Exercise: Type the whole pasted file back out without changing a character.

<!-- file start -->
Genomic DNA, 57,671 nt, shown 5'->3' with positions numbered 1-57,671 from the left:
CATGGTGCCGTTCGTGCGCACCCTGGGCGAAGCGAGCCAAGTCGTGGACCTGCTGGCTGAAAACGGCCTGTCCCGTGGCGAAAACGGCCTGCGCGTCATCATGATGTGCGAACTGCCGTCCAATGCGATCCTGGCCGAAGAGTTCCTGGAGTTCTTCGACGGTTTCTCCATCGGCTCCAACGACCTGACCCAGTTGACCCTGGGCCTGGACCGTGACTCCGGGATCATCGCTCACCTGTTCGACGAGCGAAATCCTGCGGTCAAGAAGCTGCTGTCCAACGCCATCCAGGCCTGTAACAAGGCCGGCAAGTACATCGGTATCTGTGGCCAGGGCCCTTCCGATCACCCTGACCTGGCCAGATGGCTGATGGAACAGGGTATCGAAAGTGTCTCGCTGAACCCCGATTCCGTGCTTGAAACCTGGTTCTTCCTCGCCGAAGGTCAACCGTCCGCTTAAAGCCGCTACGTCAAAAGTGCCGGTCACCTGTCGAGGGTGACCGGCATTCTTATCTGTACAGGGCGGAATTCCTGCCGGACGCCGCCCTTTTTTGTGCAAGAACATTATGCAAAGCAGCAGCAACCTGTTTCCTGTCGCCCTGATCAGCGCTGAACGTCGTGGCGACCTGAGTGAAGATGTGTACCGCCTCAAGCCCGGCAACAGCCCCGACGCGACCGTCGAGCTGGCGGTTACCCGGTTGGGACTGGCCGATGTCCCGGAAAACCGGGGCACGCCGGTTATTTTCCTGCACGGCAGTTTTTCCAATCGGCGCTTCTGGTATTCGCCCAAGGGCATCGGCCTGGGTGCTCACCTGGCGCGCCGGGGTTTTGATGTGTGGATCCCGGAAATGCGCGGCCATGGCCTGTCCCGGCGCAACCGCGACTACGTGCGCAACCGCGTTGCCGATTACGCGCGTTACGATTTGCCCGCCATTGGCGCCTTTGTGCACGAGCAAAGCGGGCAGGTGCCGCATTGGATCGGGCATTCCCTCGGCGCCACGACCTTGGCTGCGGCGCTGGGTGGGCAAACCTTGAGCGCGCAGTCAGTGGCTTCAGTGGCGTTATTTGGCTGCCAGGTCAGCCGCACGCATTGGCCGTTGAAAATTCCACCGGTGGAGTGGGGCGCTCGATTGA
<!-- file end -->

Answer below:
Genomic DNA, 57,671 nt, shown 5'->3' with positions numbered 1-57,671 from the left:
CATGGTGCCGTTCGTGCGCACCCTGGGCGAAGCGAGCCAAGTCGTGGACCTGCTGGCTGAAAACGGCCTGTCCCGTGGCGAAAACGGCCTGCGCGTCATCATGATGTGCGAACTGCCGTCCAATGCGATCCTGGCCGAAGAGTTCCTGGAGTTCTTCGACGGTTTCTCCATCGGCTCCAACGACCTGACCCAGTTGACCCTGGGCCTGGACCGTGACTCCGGGATCATCGCTCACCTGTTCGACGAGCGAAATCCTGCGGTCAAGAAGCTGCTGTCCAACGCCATCCAGGCCTGTAACAAGGCCGGCAAGTACATCGGTATCTGTGGCCAGGGCCCTTCCGATCACCCTGACCTGGCCAGATGGCTGATGGAACAGGGTATCGAAAGTGTCTCGCTGAACCCCGATTCCGTGCTTGAAACCTGGTTCTTCCTCGCCGAAGGTCAACCGTCCGCTTAAAGCCGCTACGTCAAAAGTGCCGGTCACCTGTCGAGGGTGACCGGCATTCTTATCTGTACAGGGCGGAATTCCTGCCGGACGCCGCCCTTTTTTGTGCAAGAACATTATGCAAAGCAGCAGCAACCTGTTTCCTGTCGCCCTGATCAGCGCTGAACGTCGTGGCGACCTGAGTGAAGATGTGTACCGCCTCAAGCCCGGCAACAGCCCCGACGCGACCGTCGAGCTGGCGGTTACCCGGTTGGGACTGGCCGATGTCCCGGAAAACCGGGGCACGCCGGTTATTTTCCTGCACGGCAGTTTTTCCAATCGGCGCTTCTGGTATTCGCCCAAGGGCATCGGCCTGGGTGCTCACCTGGCGCGCCGGGGTTTTGATGTGTGGATCCCGGAAATGCGCGGCCATGGCCTGTCCCGGCGCAACCGCGACTACGTGCGCAACCGCGTTGCCGATTACGCGCGTTACGATTTGCCCGCCATTGGCGCCTTTGTGCACGAGCAAAGCGGGCAGGTGCCGCATTGGATCGGGCATTCCCTCGGCGCCACGACCTTGGCTGCGGCGCTGGGTGGGCAAACCTTGAGCGCGCAGTCAGTGGCTTCAGTGGCGTTATTTGGCTGCCAGGTCAGCCGCACGCATTGGCCGTTGAAAATTCCACCGGTGGAGTGGGGCGCTCGATTGA